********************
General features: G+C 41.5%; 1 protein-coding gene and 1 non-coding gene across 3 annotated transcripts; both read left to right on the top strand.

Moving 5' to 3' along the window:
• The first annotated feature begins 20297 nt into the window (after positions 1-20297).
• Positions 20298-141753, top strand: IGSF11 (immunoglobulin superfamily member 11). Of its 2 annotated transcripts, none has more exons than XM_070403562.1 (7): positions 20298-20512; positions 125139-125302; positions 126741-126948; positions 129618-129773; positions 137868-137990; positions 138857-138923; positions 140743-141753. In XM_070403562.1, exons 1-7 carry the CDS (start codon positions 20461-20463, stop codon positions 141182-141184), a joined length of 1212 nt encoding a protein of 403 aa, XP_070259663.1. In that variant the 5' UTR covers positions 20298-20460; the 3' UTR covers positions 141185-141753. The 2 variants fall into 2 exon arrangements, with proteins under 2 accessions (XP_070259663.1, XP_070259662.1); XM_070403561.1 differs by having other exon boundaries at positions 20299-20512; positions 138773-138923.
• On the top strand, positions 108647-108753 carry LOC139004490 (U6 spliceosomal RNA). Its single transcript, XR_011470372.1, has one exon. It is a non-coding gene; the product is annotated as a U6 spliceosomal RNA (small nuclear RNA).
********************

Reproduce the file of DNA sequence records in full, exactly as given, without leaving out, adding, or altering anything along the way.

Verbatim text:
General features: G+C 41.5%; 1 protein-coding gene and 1 non-coding gene across 3 annotated transcripts; both read left to right on the top strand.

Moving 5' to 3' along the window:
• The first annotated feature begins 20297 nt into the window (after positions 1-20297).
• Positions 20298-141753, top strand: IGSF11 (immunoglobulin superfamily member 11). Of its 2 annotated transcripts, none has more exons than XM_070403562.1 (7): positions 20298-20512; positions 125139-125302; positions 126741-126948; positions 129618-129773; positions 137868-137990; positions 138857-138923; positions 140743-141753. In XM_070403562.1, exons 1-7 carry the CDS (start codon positions 20461-20463, stop codon positions 141182-141184), a joined length of 1212 nt encoding a protein of 403 aa, XP_070259663.1. In that variant the 5' UTR covers positions 20298-20460; the 3' UTR covers positions 141185-141753. The 2 variants fall into 2 exon arrangements, with proteins under 2 accessions (XP_070259663.1, XP_070259662.1); XM_070403561.1 differs by having other exon boundaries at positions 20299-20512; positions 138773-138923.
• On the top strand, positions 108647-108753 carry LOC139004490 (U6 spliceosomal RNA). Its single transcript, XR_011470372.1, has one exon. It is a non-coding gene; the product is annotated as a U6 spliceosomal RNA (small nuclear RNA).